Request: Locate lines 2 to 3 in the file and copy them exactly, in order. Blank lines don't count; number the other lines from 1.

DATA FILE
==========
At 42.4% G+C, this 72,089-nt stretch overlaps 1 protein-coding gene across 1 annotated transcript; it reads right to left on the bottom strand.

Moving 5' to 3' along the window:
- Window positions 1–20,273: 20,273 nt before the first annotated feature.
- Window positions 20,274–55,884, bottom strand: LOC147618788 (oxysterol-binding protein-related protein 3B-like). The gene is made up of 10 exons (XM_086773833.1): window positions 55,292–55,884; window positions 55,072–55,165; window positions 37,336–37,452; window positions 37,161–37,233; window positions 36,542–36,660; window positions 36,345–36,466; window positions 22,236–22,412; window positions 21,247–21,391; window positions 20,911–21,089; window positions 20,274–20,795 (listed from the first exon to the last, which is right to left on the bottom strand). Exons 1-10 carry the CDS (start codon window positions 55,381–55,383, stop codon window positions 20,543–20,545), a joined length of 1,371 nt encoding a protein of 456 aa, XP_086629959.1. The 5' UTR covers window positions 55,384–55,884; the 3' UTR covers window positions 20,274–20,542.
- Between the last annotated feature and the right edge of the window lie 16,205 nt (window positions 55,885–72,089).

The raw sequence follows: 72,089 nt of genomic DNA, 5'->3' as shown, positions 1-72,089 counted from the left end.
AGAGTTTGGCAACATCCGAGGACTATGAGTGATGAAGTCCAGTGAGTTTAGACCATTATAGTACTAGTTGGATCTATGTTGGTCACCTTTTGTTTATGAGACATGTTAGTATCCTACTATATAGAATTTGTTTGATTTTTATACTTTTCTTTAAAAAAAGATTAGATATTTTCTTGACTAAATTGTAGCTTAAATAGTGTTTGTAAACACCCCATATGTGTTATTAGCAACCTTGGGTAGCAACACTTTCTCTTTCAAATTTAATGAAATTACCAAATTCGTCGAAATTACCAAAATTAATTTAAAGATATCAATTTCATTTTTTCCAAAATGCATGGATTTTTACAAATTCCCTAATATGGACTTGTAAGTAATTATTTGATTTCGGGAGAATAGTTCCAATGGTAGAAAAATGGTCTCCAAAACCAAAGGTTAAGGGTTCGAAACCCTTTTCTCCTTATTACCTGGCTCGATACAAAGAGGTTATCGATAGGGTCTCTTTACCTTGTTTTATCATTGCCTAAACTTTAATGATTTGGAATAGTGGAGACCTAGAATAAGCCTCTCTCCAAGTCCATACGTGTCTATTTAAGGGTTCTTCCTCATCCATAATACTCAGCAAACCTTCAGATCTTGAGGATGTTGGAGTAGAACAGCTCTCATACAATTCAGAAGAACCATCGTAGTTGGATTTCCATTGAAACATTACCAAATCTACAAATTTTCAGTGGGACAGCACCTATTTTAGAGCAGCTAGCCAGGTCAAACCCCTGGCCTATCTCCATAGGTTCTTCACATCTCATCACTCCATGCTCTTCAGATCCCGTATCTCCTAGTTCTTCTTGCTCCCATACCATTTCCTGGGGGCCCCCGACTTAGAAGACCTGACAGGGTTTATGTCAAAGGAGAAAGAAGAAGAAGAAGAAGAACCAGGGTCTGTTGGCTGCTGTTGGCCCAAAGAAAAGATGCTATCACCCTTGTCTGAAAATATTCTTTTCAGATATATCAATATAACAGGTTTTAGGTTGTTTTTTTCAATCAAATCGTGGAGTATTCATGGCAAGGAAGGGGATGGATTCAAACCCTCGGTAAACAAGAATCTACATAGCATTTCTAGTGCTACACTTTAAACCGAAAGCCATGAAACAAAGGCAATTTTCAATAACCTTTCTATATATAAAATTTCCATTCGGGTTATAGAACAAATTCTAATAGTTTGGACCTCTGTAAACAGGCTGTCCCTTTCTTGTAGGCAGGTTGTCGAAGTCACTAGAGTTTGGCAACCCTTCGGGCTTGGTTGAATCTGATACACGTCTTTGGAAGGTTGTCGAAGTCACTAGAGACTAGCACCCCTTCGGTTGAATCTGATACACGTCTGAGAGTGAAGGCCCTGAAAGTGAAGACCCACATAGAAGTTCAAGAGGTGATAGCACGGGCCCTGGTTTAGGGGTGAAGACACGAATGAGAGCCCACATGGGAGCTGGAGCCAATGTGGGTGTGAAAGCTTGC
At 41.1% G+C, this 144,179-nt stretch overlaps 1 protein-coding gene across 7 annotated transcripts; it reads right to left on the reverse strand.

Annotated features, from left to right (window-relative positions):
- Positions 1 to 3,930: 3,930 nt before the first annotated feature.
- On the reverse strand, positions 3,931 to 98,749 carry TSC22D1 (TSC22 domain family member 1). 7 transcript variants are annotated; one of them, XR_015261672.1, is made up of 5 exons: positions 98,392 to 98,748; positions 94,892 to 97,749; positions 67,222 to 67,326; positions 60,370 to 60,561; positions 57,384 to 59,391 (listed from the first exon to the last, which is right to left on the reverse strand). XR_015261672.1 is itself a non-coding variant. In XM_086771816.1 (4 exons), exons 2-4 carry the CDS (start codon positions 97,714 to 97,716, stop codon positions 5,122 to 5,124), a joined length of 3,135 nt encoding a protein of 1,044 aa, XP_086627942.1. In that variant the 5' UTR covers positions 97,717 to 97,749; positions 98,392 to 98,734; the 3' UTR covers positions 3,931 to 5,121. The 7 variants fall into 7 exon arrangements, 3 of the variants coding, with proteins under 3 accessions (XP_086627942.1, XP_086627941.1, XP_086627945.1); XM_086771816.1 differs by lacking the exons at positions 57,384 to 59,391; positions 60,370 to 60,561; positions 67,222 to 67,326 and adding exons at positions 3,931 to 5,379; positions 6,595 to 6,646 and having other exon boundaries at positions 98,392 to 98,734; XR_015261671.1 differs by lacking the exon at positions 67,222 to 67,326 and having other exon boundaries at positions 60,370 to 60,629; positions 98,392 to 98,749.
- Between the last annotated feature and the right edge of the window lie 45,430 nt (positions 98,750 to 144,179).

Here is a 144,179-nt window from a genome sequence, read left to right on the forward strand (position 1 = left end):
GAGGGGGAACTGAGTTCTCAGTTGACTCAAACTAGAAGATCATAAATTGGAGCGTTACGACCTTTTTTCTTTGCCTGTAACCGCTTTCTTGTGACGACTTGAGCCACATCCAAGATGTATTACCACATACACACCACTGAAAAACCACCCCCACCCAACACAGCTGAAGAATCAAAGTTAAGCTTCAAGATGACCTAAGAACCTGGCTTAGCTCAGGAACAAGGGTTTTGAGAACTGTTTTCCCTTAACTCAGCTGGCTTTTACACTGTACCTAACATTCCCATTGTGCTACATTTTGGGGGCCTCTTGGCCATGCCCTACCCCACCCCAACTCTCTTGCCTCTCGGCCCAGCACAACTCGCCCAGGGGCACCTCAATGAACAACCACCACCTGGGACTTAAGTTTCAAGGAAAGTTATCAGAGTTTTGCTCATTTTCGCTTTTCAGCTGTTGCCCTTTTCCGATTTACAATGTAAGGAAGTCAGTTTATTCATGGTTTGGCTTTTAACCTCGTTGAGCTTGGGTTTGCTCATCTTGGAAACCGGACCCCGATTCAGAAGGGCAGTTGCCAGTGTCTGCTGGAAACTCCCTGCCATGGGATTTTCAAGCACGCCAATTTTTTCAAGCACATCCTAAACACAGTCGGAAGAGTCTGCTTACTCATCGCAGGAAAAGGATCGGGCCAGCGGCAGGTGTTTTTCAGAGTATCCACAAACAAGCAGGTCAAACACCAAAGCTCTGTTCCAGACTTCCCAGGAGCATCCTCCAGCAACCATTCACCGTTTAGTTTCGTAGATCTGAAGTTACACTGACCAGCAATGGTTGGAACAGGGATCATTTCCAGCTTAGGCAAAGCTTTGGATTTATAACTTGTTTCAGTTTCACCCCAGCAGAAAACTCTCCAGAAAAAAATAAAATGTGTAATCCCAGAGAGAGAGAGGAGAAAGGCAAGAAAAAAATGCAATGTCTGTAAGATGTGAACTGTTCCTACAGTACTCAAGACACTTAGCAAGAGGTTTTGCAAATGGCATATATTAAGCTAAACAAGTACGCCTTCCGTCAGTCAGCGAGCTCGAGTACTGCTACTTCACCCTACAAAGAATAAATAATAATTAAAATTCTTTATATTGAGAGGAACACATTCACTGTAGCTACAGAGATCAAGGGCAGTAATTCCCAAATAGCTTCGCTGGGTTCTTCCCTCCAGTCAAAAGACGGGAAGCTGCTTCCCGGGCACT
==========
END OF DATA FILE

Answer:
Moving 5' to 3' along the window:
- Window positions 1–20,273: 20,273 nt before the first annotated feature.